JJ Montanaro, CFP®, USAA | Date published: May 26, 2021. | 4.5 to 5 Minutes
Are you starting your own business? Here are six points to consider for any small-business owner or entrepreneur.
Owning your own business can be one of the best or worst decisions you’ll make. There’s a lot to consider before jumping in. Take it from me: Those considerations will make a big difference between, not just success and failure, but loving or hating it.
Owning a small business has worked for a good portion of the 95 million business owners in the U.S. Many military spouses or veterans embrace the opportunity to start their own businesses. Some small businesses offer mobility, portability and flexibility that is ideal for the military spouse or the veteran looking for independence.
With that in mind, here are six points to consider as you start your journey to becoming a successful small business owner or entrepreneur.
Ask for help.
Know your strengths and weaknesses. Consider building a team of advisors. Get help from experts and have a plan to keep your business on the right path. The U.S. Small Business Administration offers helpful articles and a business planning template. Get input from a lawyer, accountant and financial advisor. They can provide valuable advice as you start your business and throughout your journey.
Pick the right entity and insurance.
Most businesses start as sole proprietorships, but from tax and liability standpoints, there could be better ways to organize. Because many people are quick to sue, limiting your liability should also be a priority. For me, this meant getting a business owner’s policy. Yes, it was another expense, but it provided protection and coverage for my business-related property and activities. This is a great discussion to have with your new team of advisors.
Keep business cash in the bank and don’t forget Uncle Sam.
Businesses, especially new ones, may experience cash-flow fluctuations. When times are good, build some savings, and make those estimated tax payments to protect your personal finances when cash flow is low. There were a couple of years where I underpaid my estimated taxes. Don’t make the same mistake. I still get flashbacks from my time as a business owner when April 15 rolls around.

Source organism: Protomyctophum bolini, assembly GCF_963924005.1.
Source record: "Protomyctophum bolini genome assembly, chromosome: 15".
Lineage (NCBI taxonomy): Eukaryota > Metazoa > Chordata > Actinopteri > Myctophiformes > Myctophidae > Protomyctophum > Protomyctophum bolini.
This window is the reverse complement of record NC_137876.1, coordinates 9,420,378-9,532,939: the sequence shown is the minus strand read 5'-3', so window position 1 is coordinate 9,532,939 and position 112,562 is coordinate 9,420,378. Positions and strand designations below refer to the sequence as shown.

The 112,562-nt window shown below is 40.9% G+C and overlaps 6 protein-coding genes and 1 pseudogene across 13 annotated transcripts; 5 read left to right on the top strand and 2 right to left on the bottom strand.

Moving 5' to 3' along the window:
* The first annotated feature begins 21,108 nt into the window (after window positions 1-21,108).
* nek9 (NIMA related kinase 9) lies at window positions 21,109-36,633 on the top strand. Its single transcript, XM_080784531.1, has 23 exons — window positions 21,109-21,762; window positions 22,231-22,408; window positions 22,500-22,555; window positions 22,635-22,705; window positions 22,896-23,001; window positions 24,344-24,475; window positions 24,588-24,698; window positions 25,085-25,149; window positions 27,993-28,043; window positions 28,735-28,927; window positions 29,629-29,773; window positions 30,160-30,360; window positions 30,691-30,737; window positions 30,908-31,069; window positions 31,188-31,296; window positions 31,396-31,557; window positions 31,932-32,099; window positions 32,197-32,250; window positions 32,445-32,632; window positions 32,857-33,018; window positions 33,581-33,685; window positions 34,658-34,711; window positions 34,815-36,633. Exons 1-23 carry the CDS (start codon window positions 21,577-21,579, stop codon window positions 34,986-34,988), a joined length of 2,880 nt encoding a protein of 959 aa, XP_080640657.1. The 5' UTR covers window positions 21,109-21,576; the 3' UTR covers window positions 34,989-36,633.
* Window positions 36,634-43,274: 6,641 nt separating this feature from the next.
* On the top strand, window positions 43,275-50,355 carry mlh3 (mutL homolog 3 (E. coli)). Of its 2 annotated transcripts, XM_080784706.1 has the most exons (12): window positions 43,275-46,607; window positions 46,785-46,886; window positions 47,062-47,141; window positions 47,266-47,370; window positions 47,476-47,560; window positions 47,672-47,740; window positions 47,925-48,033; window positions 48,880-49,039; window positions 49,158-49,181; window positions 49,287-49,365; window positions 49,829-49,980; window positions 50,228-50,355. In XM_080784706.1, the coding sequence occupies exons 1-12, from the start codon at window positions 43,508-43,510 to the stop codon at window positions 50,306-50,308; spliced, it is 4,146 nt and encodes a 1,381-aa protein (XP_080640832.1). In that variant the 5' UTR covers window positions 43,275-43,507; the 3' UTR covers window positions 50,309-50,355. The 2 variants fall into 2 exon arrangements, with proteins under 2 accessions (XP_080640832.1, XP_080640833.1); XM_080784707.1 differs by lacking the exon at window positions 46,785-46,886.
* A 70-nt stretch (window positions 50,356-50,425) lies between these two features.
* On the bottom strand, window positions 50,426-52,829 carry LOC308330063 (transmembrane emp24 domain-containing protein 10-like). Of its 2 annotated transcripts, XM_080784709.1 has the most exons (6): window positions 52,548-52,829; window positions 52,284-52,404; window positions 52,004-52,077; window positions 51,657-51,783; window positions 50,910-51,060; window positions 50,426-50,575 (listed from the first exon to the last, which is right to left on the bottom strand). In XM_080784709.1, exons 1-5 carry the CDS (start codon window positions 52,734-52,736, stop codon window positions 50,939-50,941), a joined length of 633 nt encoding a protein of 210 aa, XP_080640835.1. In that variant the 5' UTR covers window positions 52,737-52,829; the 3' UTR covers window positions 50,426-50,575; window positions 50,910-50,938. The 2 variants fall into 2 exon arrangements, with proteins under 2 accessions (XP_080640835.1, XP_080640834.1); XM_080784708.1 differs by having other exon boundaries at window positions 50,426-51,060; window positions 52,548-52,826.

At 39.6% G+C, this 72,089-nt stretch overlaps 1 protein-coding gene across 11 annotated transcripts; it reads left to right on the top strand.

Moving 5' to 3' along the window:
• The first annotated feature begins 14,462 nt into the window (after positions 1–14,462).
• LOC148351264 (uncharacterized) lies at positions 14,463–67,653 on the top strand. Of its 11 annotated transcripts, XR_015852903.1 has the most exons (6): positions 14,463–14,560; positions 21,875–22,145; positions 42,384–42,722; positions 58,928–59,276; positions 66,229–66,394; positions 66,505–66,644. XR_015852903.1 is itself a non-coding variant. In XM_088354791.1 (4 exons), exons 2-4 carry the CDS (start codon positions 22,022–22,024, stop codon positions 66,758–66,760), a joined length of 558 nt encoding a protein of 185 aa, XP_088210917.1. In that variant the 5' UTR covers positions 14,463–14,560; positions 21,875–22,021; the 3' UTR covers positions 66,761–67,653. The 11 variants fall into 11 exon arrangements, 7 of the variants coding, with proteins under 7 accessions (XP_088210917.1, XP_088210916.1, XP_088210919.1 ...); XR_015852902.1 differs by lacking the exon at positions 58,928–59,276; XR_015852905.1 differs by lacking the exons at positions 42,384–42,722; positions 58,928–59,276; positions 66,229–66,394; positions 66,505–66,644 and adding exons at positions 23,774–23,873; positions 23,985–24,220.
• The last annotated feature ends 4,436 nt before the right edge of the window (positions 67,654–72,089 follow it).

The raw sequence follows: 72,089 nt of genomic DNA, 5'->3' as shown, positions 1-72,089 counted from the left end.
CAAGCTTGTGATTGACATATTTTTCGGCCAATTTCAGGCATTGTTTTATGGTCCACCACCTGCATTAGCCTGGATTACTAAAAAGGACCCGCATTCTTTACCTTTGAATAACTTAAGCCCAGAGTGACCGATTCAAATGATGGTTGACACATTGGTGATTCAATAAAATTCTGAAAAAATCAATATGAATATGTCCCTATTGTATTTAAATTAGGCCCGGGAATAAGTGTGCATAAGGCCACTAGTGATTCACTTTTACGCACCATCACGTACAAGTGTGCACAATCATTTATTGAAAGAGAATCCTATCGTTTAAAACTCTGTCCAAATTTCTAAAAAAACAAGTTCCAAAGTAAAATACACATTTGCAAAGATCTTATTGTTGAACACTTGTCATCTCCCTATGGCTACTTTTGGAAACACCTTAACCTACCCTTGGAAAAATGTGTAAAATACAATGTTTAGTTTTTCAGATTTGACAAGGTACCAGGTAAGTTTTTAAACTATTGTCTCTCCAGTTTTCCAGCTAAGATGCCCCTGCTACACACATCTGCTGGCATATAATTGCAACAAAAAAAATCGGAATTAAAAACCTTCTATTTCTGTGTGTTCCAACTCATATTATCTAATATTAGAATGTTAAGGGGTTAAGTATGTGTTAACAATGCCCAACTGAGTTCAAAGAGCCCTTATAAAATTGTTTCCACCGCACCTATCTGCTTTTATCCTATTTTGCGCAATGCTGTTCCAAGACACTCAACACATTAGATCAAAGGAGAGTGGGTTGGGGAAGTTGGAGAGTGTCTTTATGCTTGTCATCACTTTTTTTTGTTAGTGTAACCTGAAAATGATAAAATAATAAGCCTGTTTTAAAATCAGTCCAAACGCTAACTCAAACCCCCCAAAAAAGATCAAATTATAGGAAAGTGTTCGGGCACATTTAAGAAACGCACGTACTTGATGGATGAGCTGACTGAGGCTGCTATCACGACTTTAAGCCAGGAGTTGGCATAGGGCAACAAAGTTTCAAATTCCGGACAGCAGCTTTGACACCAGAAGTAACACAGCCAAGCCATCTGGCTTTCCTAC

Take advantage of expanded retirement options.
A small business offers many easy ways to save on taxes and expand your retirement savings — from Simplified Employee Pension plans to 401(k)s. I say “expand” because hopefully, your family is already taking advantage of individual IRAs, as well as a 401(k) or the military’s Thrift Savings Plan.
Don’t start with bad debt.
Some entrepreneurs get so excited about their new business idea that they can’t wait to get started. Enthusiasm is good, but patience is better. Avoid piling up credit card or other high-interest debt to finance the business. A better plan would be saving up enough money to start on the right foot, taking advantage of available grants or even exploring outside funding sources.
Stop mixing your business and personal finances ASAP.
If you do have to start your business with your own money, you’ll want to prioritize putting a wall between your personal and business finances.
Ideally, your business will pay you back and provide an income, so you no longer have to mix personal and business finances. Keeping a separate bank account for your business and detailed accounting of all business-related expenses will provide a clear vision of how things are going and will simplify things at tax time.
One rule I heard (and ignored) a lot was to spend your time where it truly matters. I hope these tips help you do just that. Get ready, be patient and good luck!